Savio asserts "The OSS business model is great to grow from $0-$50M, but very difficult if you're trying to get to $100M.".
In my inimitable Philly style, my response is: Dude, that same statement can be made of most software companies, open source or not.
Let me use Princeton Softech (non open source) as an example. I was there before JBoss, and my focus was to help them grow to $50M and beyond. So I helped build and launch their database archiving solutions for Oracle E-Business, PeopleSoft, Siebel, and JD Edwards. In order to scale the business, we expanded our footprint beyond the generic archiving solution, to application-specific solutions. This scaled the business and increased valuation enough to entice your Big Blue to buy them recently...so be sure to treat my friends well! ;-)
So let me now use JBoss and Red Hat as examples.
To establish and build the business, you've got to start with great technology and A players. You then need to focus your business model on selling the right stuff. In the case of JBoss, we sold 75% subscriptions, 15% training, 10% consulting. Why? Because subscriptions have higher margins than training and consulting.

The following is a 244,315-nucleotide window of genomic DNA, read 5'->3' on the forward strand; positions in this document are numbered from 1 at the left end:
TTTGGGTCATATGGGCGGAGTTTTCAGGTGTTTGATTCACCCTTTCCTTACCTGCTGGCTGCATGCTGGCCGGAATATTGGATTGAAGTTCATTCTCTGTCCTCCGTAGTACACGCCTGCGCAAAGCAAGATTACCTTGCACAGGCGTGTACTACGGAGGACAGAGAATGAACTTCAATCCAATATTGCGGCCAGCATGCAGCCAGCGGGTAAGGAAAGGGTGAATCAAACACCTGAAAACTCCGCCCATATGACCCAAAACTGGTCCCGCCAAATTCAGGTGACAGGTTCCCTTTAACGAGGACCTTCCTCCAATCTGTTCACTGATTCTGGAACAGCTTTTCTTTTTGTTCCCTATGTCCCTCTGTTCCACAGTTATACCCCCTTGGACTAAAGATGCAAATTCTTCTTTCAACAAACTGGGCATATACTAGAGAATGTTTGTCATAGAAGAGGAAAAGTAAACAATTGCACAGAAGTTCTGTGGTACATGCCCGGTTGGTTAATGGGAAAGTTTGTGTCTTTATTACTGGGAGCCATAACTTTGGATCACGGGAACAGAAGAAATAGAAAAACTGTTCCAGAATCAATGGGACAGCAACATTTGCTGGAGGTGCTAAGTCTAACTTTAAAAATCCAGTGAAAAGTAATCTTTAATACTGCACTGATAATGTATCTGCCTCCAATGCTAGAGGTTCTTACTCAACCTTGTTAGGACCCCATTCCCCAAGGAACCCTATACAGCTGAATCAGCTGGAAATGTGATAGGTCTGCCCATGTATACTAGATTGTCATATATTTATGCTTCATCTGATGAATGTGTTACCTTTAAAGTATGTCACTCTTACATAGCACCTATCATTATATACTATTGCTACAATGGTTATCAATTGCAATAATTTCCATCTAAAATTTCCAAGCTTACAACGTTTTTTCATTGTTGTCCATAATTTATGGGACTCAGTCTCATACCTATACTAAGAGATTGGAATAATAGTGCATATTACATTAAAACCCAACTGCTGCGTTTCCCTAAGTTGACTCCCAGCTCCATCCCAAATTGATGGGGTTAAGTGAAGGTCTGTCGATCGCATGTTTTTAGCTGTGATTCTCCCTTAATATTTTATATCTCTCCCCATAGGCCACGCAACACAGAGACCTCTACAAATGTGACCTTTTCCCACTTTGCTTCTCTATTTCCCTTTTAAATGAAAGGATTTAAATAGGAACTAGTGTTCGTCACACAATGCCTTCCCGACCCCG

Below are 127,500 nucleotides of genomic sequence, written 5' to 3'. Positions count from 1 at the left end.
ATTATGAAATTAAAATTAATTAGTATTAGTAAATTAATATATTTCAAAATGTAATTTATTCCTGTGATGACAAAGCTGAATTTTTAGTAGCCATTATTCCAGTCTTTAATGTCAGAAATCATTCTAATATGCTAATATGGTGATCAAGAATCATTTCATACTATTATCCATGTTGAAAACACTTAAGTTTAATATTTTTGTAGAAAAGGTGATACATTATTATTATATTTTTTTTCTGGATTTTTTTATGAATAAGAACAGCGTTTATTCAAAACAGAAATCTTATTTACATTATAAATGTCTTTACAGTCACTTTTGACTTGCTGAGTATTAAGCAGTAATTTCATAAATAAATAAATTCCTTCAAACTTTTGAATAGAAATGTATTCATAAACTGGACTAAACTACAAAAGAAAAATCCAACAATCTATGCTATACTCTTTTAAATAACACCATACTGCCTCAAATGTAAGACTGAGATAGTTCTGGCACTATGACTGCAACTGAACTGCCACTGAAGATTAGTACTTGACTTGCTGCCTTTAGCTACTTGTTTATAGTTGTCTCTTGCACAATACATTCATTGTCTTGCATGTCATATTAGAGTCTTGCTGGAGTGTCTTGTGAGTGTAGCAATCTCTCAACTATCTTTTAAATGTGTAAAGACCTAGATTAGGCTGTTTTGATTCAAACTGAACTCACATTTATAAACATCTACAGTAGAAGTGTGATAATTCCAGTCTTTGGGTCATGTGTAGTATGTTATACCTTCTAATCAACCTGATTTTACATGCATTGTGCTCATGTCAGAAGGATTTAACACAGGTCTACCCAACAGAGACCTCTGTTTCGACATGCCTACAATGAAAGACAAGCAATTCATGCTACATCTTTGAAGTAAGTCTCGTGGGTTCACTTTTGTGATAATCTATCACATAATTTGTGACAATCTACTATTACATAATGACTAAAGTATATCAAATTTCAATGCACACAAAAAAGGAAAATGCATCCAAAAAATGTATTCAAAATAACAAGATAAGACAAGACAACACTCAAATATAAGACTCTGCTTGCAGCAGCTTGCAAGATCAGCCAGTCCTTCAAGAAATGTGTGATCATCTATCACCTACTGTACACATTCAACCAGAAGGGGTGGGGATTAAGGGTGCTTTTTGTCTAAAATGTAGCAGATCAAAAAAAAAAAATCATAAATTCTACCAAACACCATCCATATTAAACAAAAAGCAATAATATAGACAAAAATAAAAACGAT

Once you've got momentum going on one product, you scale the business by:
- Expanding your footprint (new products, product lines, solutions, etc.)
- Expanding your reach (channel business, partners, geographies, etc.)
On top of that, Red Hat has a pretty cool strategy for the RHEL business, has a solid Channel focus that includes JBoss, and offers a global reach.
All of that adds up to a multi-product line company with decent reach. You take that into customer conversations and you're able to drive strategic decisions rather than single product discussions.
[Added on Dec 1]
To those who think “The support-only OSS business model does not scale.”. Uhhh…I disagree. It may take a while to build up a base, but once you do and you can keep renewals at a good level, it’s a very scalable model. It's actually quite similar to the maintence revenues traditional software companies treasure. The subscription model is the gift that gives day in/day out.
IBM is famous for its 10 year strategies, so I encourage you to visualize this over the long term and let me know if you're still having problems seeing the model scale.